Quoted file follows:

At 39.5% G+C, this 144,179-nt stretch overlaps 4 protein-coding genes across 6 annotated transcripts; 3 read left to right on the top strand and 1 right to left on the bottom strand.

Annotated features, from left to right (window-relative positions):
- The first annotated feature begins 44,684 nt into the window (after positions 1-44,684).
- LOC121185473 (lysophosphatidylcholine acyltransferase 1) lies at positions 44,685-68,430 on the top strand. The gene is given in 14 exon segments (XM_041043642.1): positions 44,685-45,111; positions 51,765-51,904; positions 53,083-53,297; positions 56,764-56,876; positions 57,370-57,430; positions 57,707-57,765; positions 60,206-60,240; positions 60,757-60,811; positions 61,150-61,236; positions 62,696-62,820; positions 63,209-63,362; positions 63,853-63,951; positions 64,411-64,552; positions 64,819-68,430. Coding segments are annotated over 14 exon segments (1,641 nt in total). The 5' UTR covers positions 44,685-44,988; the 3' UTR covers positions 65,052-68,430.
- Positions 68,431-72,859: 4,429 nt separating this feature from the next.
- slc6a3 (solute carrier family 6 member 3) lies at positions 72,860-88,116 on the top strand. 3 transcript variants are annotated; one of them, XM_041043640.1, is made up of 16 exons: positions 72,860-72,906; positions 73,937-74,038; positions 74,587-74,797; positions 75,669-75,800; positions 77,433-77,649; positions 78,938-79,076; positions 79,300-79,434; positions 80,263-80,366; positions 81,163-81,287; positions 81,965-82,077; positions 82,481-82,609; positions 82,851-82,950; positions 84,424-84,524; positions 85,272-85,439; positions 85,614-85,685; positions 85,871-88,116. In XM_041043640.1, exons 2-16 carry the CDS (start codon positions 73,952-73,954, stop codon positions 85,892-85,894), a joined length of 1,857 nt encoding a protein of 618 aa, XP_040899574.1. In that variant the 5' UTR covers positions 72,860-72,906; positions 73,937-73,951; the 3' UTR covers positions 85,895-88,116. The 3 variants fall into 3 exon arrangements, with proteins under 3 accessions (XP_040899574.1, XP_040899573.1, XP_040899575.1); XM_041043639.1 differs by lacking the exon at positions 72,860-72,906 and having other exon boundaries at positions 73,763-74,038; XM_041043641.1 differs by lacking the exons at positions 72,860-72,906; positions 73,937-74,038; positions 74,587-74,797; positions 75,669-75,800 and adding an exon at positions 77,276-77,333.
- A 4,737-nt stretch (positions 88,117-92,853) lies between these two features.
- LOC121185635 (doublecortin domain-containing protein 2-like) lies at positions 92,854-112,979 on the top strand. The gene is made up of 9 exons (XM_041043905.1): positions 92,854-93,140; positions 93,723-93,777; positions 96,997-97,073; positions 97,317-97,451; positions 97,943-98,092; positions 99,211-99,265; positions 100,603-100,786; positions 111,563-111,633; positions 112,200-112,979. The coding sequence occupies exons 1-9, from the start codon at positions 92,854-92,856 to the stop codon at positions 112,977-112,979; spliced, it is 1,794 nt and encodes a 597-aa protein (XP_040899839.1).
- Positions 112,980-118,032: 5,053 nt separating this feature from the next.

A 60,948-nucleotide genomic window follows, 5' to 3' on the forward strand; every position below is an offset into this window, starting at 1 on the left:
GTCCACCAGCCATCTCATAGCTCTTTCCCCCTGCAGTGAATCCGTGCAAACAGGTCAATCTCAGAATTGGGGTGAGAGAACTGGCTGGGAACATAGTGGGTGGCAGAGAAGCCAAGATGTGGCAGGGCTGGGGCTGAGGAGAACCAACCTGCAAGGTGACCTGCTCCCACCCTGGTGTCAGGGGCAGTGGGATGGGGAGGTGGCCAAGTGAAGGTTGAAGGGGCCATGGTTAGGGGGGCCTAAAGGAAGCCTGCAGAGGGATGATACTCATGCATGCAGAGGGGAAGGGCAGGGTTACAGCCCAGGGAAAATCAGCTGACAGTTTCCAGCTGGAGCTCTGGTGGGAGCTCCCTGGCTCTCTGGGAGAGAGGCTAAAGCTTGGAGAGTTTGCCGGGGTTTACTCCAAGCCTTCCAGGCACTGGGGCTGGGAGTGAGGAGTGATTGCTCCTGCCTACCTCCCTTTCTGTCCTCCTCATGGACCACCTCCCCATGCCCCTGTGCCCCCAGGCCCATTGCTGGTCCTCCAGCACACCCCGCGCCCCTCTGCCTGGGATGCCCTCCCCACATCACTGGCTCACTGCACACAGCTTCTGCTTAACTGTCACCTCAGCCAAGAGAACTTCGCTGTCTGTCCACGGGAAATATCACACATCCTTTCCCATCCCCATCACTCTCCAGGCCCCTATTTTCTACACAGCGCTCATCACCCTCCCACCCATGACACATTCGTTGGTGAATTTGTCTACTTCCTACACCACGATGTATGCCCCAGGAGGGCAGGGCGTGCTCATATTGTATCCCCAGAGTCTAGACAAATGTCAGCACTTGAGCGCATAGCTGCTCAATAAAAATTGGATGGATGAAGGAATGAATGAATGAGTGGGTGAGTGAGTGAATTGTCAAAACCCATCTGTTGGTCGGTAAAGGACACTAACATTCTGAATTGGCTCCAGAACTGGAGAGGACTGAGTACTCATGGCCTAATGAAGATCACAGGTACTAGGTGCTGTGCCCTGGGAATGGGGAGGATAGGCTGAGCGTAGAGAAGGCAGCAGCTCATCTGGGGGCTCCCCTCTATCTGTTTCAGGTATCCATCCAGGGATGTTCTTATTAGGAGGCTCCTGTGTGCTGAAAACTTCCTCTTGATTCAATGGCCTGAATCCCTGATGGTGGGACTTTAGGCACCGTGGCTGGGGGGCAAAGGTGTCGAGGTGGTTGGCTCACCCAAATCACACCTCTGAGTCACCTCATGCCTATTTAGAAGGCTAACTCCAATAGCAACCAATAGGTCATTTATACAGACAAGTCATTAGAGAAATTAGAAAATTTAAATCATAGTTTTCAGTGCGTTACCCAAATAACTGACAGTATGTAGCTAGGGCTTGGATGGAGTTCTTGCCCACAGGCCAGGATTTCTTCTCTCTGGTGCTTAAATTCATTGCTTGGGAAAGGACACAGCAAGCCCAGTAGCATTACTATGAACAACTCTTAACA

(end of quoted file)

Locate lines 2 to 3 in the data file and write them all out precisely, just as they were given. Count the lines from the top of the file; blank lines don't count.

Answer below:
Annotated features, from left to right (window-relative positions):
- The first annotated feature begins 44,684 nt into the window (after positions 1-44,684).